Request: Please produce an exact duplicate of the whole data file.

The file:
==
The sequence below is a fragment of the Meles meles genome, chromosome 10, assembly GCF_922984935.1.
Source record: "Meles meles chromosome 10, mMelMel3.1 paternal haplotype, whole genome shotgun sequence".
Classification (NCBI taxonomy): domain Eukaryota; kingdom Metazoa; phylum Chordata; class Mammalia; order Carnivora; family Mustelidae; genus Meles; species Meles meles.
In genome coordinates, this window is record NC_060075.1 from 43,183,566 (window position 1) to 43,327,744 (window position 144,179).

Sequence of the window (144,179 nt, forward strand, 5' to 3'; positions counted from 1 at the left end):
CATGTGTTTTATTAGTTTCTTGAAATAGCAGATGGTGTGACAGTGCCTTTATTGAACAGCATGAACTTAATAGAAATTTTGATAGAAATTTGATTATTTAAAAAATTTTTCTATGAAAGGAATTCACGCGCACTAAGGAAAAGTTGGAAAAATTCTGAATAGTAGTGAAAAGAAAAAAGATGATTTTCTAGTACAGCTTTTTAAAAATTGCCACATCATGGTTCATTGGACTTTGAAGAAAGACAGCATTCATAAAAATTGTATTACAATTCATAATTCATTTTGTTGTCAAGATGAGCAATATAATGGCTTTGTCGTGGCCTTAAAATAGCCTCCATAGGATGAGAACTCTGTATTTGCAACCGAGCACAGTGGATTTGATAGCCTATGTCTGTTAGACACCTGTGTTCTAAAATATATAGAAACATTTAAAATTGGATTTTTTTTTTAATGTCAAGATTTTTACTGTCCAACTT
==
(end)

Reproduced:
The sequence below is a fragment of the Meles meles genome, chromosome 10, assembly GCF_922984935.1.
Source record: "Meles meles chromosome 10, mMelMel3.1 paternal haplotype, whole genome shotgun sequence".
Classification (NCBI taxonomy): domain Eukaryota; kingdom Metazoa; phylum Chordata; class Mammalia; order Carnivora; family Mustelidae; genus Meles; species Meles meles.
In genome coordinates, this window is record NC_060075.1 from 43,183,566 (window position 1) to 43,327,744 (window position 144,179).

Sequence of the window (144,179 nt, forward strand, 5' to 3'; positions counted from 1 at the left end):
CATGTGTTTTATTAGTTTCTTGAAATAGCAGATGGTGTGACAGTGCCTTTATTGAACAGCATGAACTTAATAGAAATTTTGATAGAAATTTGATTATTTAAAAAATTTTTCTATGAAAGGAATTCACGCGCACTAAGGAAAAGTTGGAAAAATTCTGAATAGTAGTGAAAAGAAAAAAGATGATTTTCTAGTACAGCTTTTTAAAAATTGCCACATCATGGTTCATTGGACTTTGAAGAAAGACAGCATTCATAAAAATTGTATTACAATTCATAATTCATTTTGTTGTCAAGATGAGCAATATAATGGCTTTGTCGTGGCCTTAAAATAGCCTCCATAGGATGAGAACTCTGTATTTGCAACCGAGCACAGTGGATTTGATAGCCTATGTCTGTTAGACACCTGTGTTCTAAAATATATAGAAACATTTAAAATTGGATTTTTTTTTTAATGTCAAGATTTTTACTGTCCAACTT